Americans' confidence in the economy jumped last month, lifted by a brighter outlook for hiring and expectations for higher pay, according to the Conference Board, a research group. Consumers' confidence and steady spending point to a broader recovery in their financial health that's easing the impact of the tax increase and raising hopes for sustainable growth.
Households have shed debt. Gasoline has gotten cheaper. Stock market averages are hitting new records.
And home values are up. Prices rose 9.3 percent in February compared with a year ago, the most in nearly seven years, according to the Standard & Poor's/Case-Shiller 20-city index.
Rising home values have helped restore household wealth. Still, prices nationwide remain about 30 percent below their peak during the housing bubble in 2006. They're back only to where they were in 2003.
Yet the global economy, by contrast, is slowing. The European Union warned Friday, for example, that the 17 countries that use the euro currency will shrink by a collective 0.4 percent this year. And unemployment across the eurozone is expected to hit an average of 12.2 percent. In Greece and Spain, it's forecast to reach 27 percent.
Both Fed Chairman Ben Bernanke and European Central Bank President Mario Draghi have suggested that governments need to focus on stimulating growth and not just on spending cuts and deficit reduction.
In April, more Americans said they had part-time jobs even though they wanted full-time work. That figure rose 278,000 to 7.9 million, reversing a steep drop the previous month.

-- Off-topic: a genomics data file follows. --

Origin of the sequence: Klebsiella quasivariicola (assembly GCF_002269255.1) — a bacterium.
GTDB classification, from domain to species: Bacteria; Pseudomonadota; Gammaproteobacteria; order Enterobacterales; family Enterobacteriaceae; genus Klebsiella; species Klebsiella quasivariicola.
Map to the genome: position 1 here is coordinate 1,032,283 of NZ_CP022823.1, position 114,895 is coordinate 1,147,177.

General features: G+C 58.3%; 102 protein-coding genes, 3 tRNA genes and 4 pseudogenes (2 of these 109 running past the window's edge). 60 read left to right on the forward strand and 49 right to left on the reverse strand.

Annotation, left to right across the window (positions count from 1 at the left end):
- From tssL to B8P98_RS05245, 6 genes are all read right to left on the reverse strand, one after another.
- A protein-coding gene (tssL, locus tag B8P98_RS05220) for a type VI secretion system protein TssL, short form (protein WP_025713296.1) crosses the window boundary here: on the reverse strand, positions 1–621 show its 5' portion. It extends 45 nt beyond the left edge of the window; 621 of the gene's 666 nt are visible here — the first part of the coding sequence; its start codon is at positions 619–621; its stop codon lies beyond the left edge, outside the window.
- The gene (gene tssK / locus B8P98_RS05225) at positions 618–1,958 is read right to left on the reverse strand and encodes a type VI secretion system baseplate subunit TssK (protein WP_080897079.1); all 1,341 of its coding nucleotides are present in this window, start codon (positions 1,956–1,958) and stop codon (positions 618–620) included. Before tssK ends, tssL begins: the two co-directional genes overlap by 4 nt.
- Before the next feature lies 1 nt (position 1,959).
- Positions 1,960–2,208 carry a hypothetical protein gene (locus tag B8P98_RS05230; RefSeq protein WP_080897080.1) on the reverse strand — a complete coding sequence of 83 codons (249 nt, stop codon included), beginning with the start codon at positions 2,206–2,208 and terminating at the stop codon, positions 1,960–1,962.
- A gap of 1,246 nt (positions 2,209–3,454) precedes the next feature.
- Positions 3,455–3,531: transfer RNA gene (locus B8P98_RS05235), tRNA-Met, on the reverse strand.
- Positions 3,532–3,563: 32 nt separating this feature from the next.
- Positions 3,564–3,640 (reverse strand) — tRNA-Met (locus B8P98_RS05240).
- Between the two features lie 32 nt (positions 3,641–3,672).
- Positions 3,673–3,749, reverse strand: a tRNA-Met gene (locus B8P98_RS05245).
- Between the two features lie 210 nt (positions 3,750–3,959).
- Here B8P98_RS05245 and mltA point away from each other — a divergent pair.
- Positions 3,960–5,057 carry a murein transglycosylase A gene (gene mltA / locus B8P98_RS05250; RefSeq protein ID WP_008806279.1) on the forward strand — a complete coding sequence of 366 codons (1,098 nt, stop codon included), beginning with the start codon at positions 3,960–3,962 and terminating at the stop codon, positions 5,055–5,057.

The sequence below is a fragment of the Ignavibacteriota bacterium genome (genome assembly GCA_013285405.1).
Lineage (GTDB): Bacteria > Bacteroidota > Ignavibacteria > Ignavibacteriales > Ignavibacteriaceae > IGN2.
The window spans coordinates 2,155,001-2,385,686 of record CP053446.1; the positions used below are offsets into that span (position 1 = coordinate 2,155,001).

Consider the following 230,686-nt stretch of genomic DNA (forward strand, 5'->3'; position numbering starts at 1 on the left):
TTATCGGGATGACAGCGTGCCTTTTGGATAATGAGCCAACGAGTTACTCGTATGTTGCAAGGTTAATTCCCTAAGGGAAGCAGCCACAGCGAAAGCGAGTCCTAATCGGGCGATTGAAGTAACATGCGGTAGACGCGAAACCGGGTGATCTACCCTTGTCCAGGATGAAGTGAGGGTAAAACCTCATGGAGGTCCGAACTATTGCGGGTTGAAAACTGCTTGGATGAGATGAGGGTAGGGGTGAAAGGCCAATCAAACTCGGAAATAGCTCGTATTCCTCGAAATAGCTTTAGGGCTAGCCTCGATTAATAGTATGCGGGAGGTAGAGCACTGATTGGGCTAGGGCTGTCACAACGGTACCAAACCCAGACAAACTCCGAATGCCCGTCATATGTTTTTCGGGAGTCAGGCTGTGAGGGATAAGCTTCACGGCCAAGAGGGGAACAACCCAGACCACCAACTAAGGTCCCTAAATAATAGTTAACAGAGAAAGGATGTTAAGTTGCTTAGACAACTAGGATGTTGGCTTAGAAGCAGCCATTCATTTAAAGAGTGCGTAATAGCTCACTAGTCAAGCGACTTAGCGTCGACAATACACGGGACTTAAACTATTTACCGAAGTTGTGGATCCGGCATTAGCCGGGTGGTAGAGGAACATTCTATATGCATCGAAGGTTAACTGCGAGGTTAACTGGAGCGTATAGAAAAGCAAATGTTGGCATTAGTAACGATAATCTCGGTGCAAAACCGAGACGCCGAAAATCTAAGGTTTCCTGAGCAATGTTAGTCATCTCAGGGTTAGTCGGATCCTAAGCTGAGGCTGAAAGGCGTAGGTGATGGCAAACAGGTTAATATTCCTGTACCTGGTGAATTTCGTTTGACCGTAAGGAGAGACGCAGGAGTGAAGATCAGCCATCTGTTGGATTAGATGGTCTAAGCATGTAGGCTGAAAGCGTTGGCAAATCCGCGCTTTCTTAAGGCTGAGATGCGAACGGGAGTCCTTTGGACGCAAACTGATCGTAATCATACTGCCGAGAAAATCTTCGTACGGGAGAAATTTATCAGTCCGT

Some economists worry that restaurants, retail chains and other companies are hiring more part-time workers in preparation for the implementation of health care reform. Companies with more than 50 full-time employees in 2013 will be required to provide health insurance to their full-time staff next year.
Mark Vitner, an economist at Wells Fargo, said restaurants have been adding jobs even though industry surveys suggest that sales haven't picked up much.
The revisions to the March and February figures were unusually large. Retailers, restaurants and hotels added 48,000 more jobs in February than previously reported. They accounted for three-quarters of that month's revision.
The government revises each month's job totals twice in the following two months. The revisions occur because many companies in the survey submit their responses late. Typically, about 75 percent of the 145,000 employers surveyed submit their responses in time for each month's initial report. The response rate usually rises to about 95 percent for the third and final estimate.
The number of people who have been unemployed for more than six months dropped 258,000 to 4.4 million. Over the past year, the number of long-term unemployed has declined by 687,000.
A fire overnight at the Labor Department's headquarters shut down the building for most employees. Members of the news media were allowed in for the release of the jobs report.
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